Carson City schools’ deficit could be $1M in 2019 budget
The Carson City School Board was presented the tentative fiscal year 2019 budget Tuesday.
One aspect of the budget is what Andrew Feuling, director of fiscal services, called the “known unknowns” meaning they’re factors of the budget that may or may not come into fruition and how if they do. These factors include waiting on the Department of Taxation for final revenue projections and various taxes, the Nevada Department of Education for final per pupil amount, enrollment numbers, class reduction size and Special Education funding.
“Fortunately we aren’t in a legislative year so that makes things easier,” Feuling said.
The tentative budget also included numbers from the revenue and expenditure assumptions.
For revenue assumptions, Feuling said in FY19, they expect 7,796 students on the headcount day, as opposed to the 7,723 in FY18.
“We expect growth, we just hope it is steady instead of seeing fits of it,” Feuling said.
There will also be an assumed increase in Nevada per pupil amount from $7,103 in FY18 to $7,193 in FY19, along with the Nevada DSA revenue increase from $54,372,044 in FY18 to $55,569,522 in FY19.
Feuling said they also expect to see revenue increases with services taxes, ad valorem taxes and local school support among other categories.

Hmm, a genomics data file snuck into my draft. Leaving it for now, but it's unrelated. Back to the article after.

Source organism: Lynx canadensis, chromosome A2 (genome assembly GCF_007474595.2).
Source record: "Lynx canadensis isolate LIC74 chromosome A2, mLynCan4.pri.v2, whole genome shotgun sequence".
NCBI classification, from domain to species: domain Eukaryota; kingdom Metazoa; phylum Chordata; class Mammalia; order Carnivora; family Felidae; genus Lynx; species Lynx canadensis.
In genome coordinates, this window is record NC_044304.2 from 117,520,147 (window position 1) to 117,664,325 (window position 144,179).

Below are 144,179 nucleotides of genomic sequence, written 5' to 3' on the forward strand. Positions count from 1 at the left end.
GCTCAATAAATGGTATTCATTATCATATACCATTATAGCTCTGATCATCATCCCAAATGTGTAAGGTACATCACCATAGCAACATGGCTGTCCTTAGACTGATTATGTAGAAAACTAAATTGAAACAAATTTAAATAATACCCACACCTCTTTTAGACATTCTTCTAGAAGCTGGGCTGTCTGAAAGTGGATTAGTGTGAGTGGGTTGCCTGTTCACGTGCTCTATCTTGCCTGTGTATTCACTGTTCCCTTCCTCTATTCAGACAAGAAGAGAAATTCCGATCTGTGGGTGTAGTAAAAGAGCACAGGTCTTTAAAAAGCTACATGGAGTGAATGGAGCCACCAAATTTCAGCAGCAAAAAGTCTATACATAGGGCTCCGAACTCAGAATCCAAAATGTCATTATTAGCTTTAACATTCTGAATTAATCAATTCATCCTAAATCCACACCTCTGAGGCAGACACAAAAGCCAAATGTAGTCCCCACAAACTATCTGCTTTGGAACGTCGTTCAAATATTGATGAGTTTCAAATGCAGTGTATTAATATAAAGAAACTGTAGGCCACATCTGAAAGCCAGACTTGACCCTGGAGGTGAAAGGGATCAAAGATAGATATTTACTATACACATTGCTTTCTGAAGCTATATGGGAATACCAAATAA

The district will also see a number of expense assumptions such as staffing, as total compensation will be about $51.9 million with a 5 percent increase in staff’s health benefits; non-staffing needs such as operations budget, the School Resource Officers and instructional tech replacement cycles. With the SRO budget, they have $230,000 with $180,000 already paid in FY18, and for the tech cycle they have $775,000 with $610,000 paid in FY18 however will see a jump to $800,000-$900,000 annually thereafter.
Feuling did present their initial projections for FY19. First, he said revenue increased $1.8 million from FY17, and he expects to see $64,985,642 in general fund revenues and $65,063,353 in general fund expediters.
“There is a good chance we will break even this year for the first time in 20 years,” Feuling said.
But, that has yet to accommodate for the impact of negotiations, impact of curriculum purchases, staff turnover and new staff FTEs.
Feuling said most likely the deficit with the curriculum will equal $1,077,711.
This budget will be presented again to the board for approval in April, before it’s sent to the Department of Taxation in June.